A video of a bitcoin mining rig on an oil well got thousands of retweets and replies, criticizing it for destroying the planet—but it’s not that simple.
— Read on www.vice.com/en/article/dy8b9y/natural-gas-oil-bitcoin-mining-rig-viral-video
Radiative Cooling and Solar Heating From One System – No Electricity Needed
— Read on scitechdaily.com/radiative-cooling-and-solar-heating-from-one-system-no-electricity-needed/
Lesson learned — if you are using EFS on production systems you want to be using provisioned throughput mode.
But, before we get into that, let’s go over the details of this implementation…
We utilize AWS EC2 instances to run multiple WordPress sites hosted in different directories. The configuration is fairly standard: 2+ servers configured as part of an load-balanced cluster. The servers run from the same image meaning they use the same underlying software stack.
Part of that image includes a mounted EFS (Elastic File Storage) directory , used to share WordPress resources between all nodes in the cluster. The original architecture was designed to host not only the typically-shared wp-content/uploads folder of WordPress via this EFS mount but also the code. The thought was that sharing the code in this way would allow a system admin to easily update WordPress core, plugins, or themes from the typical wp-admin web login. Any code updates would immediately be reflected across all nodes.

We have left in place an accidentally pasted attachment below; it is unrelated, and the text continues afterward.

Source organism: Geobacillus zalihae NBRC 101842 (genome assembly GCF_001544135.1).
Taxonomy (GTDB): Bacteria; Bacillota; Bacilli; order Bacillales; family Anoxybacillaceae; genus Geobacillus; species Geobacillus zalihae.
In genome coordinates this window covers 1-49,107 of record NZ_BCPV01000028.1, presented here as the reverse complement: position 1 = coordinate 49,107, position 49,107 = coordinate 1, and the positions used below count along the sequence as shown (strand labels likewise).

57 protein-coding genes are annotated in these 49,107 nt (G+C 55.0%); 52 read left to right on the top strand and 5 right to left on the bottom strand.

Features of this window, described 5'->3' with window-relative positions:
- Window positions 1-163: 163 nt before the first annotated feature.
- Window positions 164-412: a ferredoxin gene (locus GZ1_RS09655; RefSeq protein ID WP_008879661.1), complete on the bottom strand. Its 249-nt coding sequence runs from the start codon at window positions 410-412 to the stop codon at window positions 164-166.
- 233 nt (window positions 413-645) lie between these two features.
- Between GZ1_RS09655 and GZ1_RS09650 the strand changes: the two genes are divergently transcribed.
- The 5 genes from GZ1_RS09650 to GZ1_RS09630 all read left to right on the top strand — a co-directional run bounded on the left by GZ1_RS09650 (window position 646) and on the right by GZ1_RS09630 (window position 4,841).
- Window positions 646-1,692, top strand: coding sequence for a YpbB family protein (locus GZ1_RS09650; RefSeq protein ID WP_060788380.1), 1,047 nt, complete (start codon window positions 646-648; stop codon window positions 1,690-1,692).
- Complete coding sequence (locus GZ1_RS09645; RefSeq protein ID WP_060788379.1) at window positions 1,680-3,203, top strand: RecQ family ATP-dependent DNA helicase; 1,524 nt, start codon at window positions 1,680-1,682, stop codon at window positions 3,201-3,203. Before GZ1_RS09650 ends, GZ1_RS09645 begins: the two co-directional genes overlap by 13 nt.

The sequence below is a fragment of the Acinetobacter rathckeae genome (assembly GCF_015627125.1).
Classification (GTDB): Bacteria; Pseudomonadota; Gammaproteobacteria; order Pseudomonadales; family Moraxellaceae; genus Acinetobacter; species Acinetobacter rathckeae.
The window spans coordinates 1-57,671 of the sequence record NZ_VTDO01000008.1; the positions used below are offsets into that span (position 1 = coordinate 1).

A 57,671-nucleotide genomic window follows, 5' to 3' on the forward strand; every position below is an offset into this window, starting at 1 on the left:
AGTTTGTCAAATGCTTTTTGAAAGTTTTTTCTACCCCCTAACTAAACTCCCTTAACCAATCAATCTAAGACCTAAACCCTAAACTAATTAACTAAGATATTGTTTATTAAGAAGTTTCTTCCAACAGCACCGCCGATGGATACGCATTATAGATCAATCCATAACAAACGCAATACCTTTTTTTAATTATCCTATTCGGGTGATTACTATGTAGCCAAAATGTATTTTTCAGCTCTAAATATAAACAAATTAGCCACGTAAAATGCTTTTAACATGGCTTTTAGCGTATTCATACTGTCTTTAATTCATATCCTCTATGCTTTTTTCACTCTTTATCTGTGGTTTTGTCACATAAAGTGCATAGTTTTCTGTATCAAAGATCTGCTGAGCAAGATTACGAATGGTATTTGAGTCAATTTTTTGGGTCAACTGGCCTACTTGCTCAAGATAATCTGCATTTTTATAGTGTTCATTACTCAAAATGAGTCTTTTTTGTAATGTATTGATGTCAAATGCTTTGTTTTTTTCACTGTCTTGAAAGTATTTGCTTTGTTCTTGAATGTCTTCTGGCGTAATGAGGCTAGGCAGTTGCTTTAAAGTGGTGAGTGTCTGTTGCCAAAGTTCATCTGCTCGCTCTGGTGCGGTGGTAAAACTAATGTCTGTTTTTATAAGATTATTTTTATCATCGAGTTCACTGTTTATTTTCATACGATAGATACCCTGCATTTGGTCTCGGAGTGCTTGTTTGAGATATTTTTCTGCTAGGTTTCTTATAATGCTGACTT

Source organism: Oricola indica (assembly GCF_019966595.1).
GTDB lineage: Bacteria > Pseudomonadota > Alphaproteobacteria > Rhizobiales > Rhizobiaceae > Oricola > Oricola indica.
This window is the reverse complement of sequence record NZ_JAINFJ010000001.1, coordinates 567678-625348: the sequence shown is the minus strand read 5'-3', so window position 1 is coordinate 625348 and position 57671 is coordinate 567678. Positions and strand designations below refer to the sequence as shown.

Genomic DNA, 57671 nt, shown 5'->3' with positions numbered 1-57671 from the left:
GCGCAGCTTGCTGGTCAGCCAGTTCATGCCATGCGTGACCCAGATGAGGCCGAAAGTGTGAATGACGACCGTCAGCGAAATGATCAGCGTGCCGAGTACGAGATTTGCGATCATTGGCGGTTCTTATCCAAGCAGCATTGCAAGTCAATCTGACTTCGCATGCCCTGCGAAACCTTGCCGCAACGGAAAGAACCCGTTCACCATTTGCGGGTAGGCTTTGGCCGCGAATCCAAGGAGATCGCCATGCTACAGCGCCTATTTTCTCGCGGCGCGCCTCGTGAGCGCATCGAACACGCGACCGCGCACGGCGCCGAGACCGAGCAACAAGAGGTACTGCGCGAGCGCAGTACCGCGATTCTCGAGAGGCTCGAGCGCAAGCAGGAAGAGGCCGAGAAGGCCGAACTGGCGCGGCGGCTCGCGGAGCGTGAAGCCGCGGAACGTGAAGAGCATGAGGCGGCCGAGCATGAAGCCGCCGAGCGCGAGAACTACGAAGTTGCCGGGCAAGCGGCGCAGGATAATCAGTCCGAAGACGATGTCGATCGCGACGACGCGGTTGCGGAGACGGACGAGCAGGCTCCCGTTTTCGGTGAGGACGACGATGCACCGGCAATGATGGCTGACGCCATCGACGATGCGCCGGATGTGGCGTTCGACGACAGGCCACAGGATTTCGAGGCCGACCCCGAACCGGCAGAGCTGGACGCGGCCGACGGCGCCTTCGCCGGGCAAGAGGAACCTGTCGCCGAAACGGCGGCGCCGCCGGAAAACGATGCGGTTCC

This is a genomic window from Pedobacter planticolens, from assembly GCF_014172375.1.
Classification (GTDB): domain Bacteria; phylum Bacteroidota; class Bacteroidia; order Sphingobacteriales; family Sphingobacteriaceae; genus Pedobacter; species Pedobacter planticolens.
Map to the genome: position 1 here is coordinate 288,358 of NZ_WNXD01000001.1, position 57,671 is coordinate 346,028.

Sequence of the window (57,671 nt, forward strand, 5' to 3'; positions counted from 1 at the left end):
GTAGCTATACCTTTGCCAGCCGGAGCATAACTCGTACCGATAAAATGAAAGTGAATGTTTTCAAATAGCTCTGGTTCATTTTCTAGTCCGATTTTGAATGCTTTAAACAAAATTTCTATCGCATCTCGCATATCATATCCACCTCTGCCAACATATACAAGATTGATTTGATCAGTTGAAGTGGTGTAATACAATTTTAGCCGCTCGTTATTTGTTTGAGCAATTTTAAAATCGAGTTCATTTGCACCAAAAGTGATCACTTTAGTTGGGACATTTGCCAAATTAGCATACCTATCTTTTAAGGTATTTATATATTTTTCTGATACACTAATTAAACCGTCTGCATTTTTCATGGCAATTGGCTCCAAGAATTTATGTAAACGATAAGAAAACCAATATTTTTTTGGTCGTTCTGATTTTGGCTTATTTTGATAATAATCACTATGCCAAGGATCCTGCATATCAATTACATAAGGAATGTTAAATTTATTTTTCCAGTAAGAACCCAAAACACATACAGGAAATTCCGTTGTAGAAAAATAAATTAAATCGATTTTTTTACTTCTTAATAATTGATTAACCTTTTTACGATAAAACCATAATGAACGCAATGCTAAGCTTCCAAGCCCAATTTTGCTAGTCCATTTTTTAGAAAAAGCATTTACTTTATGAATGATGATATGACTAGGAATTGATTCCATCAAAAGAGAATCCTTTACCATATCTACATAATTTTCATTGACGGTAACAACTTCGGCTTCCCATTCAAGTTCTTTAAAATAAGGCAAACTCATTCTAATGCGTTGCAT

EFS Web App Code Hosting – A Bad Idea
Turns out this is a bad idea for a few reasons. First of all, EFS volumes are mounted using the NFS4 (network file storage) protocol — this defines how the operating system handles file read/write operations for a network mounted drive. While NFS4 is fairly robust, the throughput of ANY network drive, even on a high speed AWS data center backbone, is much slower than a local drive such as an EBS volume.
However, the bigger problem comes to light if you happen to choose the default, and pushed as “the mode to use” by Amazon, EFS throughput mode known as “Burst mode”.
Internet enabled voting is a must IMO. Many that are afraid of the security risks and remote hacking have a very shallow, if any, understanding of the risks involved.
To claim physical (paper) voting is more secure is absurd. Every country that has used that system, including ours, has encountered fraud in some form.
Maybe this is the perfect catalyst for getting our Internet providers to finally enable IPV6. It would make external attacks a couple orders of magnitude more difficult. Not too mention providing direct 1:1 accountability to track every single device used to vote.